enthalpy - Emily Bissel November 8, 2007 Lab Partner: Becca...

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-3666.8 J . .01020 mols Mg -2760.4 J . .01020 mols Mg -1153.6 J . .01092 mols MgO -1071.2 J . .01087 mols MgO -359 kJ/mol Mg + -271 kJ/mol Mg 2 -106 kJ/mol MgO + -98.5 kJ/mol MgO 2 Actual - Theoretical Theoretical -498.7 - (-601.6) (-601.6) Emily Bissel November 8, 2007 Lab Partner: Becca Angell Thursday AM Calculating the Enthalpy of MgO by Use of a Calorimeter When physical or chemical changes occur to matter, the result is a change of transfer of energy, which is generally measured in heat. Calorimeters, or a container which traps all of the heat within the experiment into a controlled area, are used in laboratory experiments in order to determine the amount of heat transferred in or out of a substance during a chemical reaction. In this experiment, a coffee cup calorimeter, a Styrofoam cup with two holes in the lid; one for a temperature probe and another for a stirrer), was used. By use of the calorimeter, the change in heat measurement or enthalpy ( H) can be taken at a constant pressure and temperature. If the change in heat is positive (the final temperature of the system is smaller than the initial temperature), the reaction is endothermic. If the change in heat is negative (the final temperature of the system is greater than the initial temperature), the reaction is exothermic. The enthalpy of a reaction performed in a calorimeter can be calculated by use of three values: the heat capacity, the mass of the substance used in the reaction, and the change in temperature;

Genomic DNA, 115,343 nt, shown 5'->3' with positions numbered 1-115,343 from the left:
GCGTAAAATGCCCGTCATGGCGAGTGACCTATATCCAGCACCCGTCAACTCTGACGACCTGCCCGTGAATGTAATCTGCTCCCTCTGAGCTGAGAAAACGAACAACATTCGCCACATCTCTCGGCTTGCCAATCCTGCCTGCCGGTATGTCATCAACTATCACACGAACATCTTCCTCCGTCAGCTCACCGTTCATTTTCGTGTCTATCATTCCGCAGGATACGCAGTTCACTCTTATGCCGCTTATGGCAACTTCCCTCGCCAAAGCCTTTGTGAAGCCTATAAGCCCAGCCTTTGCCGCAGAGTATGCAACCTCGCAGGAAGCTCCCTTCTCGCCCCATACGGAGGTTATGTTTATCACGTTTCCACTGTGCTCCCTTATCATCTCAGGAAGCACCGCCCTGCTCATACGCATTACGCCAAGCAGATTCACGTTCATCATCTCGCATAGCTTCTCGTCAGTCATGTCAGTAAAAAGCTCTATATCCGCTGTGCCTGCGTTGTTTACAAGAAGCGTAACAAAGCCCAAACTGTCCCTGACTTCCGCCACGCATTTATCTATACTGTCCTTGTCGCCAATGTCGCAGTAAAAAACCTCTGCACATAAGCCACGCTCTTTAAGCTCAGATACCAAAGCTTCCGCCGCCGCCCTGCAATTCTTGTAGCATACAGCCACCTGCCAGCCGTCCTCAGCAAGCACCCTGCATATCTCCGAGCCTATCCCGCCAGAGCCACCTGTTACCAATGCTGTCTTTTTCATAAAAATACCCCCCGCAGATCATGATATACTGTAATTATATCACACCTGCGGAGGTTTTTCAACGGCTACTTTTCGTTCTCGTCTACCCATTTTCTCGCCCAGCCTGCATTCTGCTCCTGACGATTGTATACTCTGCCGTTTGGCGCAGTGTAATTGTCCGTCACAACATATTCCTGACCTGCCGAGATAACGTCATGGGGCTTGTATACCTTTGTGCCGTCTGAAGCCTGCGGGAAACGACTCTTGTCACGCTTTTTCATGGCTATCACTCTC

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enthalpy - Emily Bissel November 8, 2007 Lab Partner: Becca...

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